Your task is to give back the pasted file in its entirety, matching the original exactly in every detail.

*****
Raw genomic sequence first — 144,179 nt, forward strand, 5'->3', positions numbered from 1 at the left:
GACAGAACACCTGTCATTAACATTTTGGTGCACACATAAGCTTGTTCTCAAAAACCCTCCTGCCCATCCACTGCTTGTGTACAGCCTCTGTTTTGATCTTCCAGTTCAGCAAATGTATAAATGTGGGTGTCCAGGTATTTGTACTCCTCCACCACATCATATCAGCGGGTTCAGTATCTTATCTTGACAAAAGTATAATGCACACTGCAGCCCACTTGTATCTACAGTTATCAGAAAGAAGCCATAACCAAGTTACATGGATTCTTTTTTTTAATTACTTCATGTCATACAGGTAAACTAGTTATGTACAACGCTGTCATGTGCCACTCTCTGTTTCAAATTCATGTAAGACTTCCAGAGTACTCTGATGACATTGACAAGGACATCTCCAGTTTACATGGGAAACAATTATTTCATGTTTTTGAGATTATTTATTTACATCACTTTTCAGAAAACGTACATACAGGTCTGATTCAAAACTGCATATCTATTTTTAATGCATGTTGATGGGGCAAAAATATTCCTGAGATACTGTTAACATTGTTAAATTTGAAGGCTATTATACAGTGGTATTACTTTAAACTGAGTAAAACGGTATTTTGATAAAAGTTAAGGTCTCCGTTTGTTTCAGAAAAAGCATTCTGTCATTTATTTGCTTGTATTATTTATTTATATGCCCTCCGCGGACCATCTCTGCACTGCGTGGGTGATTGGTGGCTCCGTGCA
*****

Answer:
Raw genomic sequence first — 144,179 nt, forward strand, 5'->3', positions numbered from 1 at the left:
GACAGAACACCTGTCATTAACATTTTGGTGCACACATAAGCTTGTTCTCAAAAACCCTCCTGCCCATCCACTGCTTGTGTACAGCCTCTGTTTTGATCTTCCAGTTCAGCAAATGTATAAATGTGGGTGTCCAGGTATTTGTACTCCTCCACCACATCATATCAGCGGGTTCAGTATCTTATCTTGACAAAAGTATAATGCACACTGCAGCCCACTTGTATCTACAGTTATCAGAAAGAAGCCATAACCAAGTTACATGGATTCTTTTTTTTAATTACTTCATGTCATACAGGTAAACTAGTTATGTACAACGCTGTCATGTGCCACTCTCTGTTTCAAATTCATGTAAGACTTCCAGAGTACTCTGATGACATTGACAAGGACATCTCCAGTTTACATGGGAAACAATTATTTCATGTTTTTGAGATTATTTATTTACATCACTTTTCAGAAAACGTACATACAGGTCTGATTCAAAACTGCATATCTATTTTTAATGCATGTTGATGGGGCAAAAATATTCCTGAGATACTGTTAACATTGTTAAATTTGAAGGCTATTATACAGTGGTATTACTTTAAACTGAGTAAAACGGTATTTTGATAAAAGTTAAGGTCTCCGTTTGTTTCAGAAAAAGCATTCTGTCATTTATTTGCTTGTATTATTTATTTATATGCCCTCCGCGGACCATCTCTGCACTGCGTGGGTGATTGGTGGCTCCGTGCA